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Minnesota Legislature

Dayton: transportation compromise in the works for Monday

House Speaker Kurt Daudt, right to left, House Majority Leader Joyce Peppin, Sen. Katie Sieben, Senate Majority Leader Tom Bakk and Gov. Mark Dayton gather May 12 to talk about end of session matters. Photo by Paul Battaglia

A compromise transportation plan is in the works for Monday, Gov. Mark Dayton announced after a closed-door meeting with Senate Majority Leader Tom Bakk (DFL-Cook) and House Speaker Kurt Daudt (R-Crown) Thursday afternoon.

“The clock is ticking,” Dayton said, with less than 11 days left until the statutory end of session May 23. Sen. Scott Dibble (DFL-Mpls) and Rep. Tim Kelly (R-Red Wing), co-chairs of the transportation conference committee, will also be involved in weekend discussions, Dayton said, and the resulting proposal will be a “true compromise.”

“It’s going to have to involve elements that each side is not willing to accept at this point, but that’s the nature of compromise,” Dayton said.

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The House’s latest transportation offer Wednesday showed little movement toward a compromise position with the Senate, continuing to rely heavily on a shift of motor vehicle-related sales tax revenues from the state’s General Fund toward road and bridge projects, as well as using one-time dollars from the state’s projected $900 million budget surplus.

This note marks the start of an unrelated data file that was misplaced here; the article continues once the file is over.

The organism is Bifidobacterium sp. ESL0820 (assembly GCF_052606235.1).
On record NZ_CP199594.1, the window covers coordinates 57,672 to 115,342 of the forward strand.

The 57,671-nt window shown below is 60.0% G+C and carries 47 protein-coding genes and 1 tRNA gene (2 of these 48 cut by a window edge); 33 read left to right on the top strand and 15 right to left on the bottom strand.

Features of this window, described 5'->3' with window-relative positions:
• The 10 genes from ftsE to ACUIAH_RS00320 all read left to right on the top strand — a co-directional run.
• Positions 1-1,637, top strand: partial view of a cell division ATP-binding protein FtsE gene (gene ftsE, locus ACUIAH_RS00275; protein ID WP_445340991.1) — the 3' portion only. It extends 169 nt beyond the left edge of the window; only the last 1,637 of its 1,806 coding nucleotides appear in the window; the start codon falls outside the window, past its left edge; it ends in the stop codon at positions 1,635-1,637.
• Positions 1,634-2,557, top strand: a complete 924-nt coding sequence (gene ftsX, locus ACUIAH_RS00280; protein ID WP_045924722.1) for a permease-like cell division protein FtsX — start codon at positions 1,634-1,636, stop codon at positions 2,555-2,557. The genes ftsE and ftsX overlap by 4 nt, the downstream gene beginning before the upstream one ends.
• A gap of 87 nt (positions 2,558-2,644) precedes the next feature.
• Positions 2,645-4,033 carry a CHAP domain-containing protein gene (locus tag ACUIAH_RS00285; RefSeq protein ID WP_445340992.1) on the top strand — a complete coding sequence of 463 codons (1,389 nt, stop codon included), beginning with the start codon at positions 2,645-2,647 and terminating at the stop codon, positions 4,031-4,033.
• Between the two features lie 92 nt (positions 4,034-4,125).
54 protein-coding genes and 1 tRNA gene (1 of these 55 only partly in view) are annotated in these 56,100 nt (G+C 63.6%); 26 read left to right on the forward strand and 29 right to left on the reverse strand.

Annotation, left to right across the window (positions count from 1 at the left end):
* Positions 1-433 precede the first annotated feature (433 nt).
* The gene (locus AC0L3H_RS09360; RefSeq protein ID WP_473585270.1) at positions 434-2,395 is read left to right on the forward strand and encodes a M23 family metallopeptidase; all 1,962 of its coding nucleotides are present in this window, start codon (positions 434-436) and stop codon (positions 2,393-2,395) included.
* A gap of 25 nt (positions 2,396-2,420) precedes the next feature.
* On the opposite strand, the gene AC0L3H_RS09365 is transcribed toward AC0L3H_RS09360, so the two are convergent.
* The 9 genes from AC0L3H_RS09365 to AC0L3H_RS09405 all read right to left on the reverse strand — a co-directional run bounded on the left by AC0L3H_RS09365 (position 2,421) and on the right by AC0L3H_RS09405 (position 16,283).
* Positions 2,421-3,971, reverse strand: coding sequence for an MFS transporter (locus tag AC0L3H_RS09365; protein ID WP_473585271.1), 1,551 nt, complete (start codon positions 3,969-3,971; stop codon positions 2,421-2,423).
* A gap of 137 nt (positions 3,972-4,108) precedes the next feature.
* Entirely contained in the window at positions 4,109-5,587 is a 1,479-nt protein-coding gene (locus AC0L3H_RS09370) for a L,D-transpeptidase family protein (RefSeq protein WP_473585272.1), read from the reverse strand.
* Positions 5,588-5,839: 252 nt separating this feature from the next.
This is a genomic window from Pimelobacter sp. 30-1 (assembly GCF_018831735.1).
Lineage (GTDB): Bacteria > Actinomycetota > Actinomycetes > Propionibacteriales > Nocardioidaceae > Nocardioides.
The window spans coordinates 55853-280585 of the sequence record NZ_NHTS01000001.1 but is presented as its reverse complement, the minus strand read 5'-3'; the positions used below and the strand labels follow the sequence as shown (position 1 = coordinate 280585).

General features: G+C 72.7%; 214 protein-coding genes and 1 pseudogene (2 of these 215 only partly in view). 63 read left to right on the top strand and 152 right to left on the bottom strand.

Legislative leaders have said that an agreement needs to be reached on transportation before any other budget targets can be set, Dayton said.

“The governor has been showing great leadership in trying to bring the two sides together,” Bakk said. “We made a serious offer and a serious move last Friday on transportation, and when the House responded this week, they basically repackaged their original transportation bill. We were very disappointed by that.”

Dayton declined to comment on the specifics of the working proposal, but said his goal was to present something on Monday “that’s going to bring everyone together.” If nothing else, Thursday’s meeting seemed to give all parties hope they can find common ground.

“We talked mostly about fishing,” Daudt said with a laugh, as he rushed to return to the House Floor session after the leadership meeting. “Actually, our meetings are going very well. Obviously, we haven’t made a ton of progress yet, but we all feel optimistic.”

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